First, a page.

But in serving more people for less, it’s essential to consider how well national services cater to the needs of people with common mental disorders (CMD) – such as anxiety and depression – and those with severe mental illness (SMI) – such as bipolar, psychosis, schizophrenia and personality disorder –  those in an acute phase of their mental illness or crisis. 

Symptoms of CMDs, such as difficulties communicating, impaired clarity of thought and reduced problem-solving skills, can make it difficult for people to engage with debt advice. For people experiencing SMI, whose conditions can include more acute difficulties and challenges in their ability to function day-to-day, engaging with debt advice can be overwhelming. And acting on advice is often impossible.

The scale of need for people whose mental health problems impact their day-to-day lives the most

MaPS has set a target of increasing the number of people accessing debt advice by 2 million by 2030. We estimate that by this time, 2.1 million people experiencing mental health problems will be in need of debt advice. It is, therefore, vital that any plans to increase the provision and accessibility of debt advice include meeting the diverse support needs of this group.

To help understand what this means, we explored the extent to which people’s mental health impacts their day-to-day functioning, ranging from ‘no impact’ to ‘severe’. The table below presents our latest analysis and an illustration of the scale of debt advice delivery based on people’s mental health needs and capabilities.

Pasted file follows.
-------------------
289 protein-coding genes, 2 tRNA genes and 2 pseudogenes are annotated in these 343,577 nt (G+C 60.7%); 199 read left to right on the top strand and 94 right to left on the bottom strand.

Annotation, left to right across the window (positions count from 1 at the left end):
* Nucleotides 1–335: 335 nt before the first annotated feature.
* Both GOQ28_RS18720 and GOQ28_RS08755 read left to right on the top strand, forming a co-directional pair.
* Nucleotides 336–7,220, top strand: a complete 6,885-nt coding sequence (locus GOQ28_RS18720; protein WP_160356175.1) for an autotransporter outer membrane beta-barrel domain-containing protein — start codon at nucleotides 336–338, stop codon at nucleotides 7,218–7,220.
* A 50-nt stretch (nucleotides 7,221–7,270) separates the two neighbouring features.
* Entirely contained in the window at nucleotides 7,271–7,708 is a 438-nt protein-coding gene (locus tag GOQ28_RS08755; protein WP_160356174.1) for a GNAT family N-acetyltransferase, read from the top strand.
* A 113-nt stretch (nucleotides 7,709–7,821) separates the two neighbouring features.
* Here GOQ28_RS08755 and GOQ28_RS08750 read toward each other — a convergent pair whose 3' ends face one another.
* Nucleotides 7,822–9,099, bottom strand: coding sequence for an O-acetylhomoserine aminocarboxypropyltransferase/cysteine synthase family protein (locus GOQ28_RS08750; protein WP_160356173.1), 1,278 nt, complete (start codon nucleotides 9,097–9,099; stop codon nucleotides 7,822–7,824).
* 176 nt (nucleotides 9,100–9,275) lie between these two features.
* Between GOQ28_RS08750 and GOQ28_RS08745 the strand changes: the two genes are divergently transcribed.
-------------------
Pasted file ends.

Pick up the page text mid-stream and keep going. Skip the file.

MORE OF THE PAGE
Illustration of proportionality of funding in England by 2030 for debt advice based on the 46% (equivalent to 2.1 million) of people in need of debt advice who are experiencing mental health problems by segmentation of need

Functional impact of mental health problemsLevel of additional need in accessing debt adviceNumber of people this equates to in 2030
Severe impact (22%)Very high – People who are acutely unwell and/or whose mental health problems severely impact their ability to function day to day. These may include people who are hospitalised or under the care of Community Mental Health Teams (CMHTs).465,000
Significant impact (27%)High – People who are unwell and whose mental health problems significantly impact their ability to function day to day.570,000
Slight impact (26%)Medium – People who experience some slight cognitive and psychological challenges arising from their mental health problems, which can make engaging with debt advice tricky.549,000
None (25%)Low – People with mental health problems but who do not feel this impacts their day-to-day functioning.528,000

What should specialist services for people with severe or significant needs look like?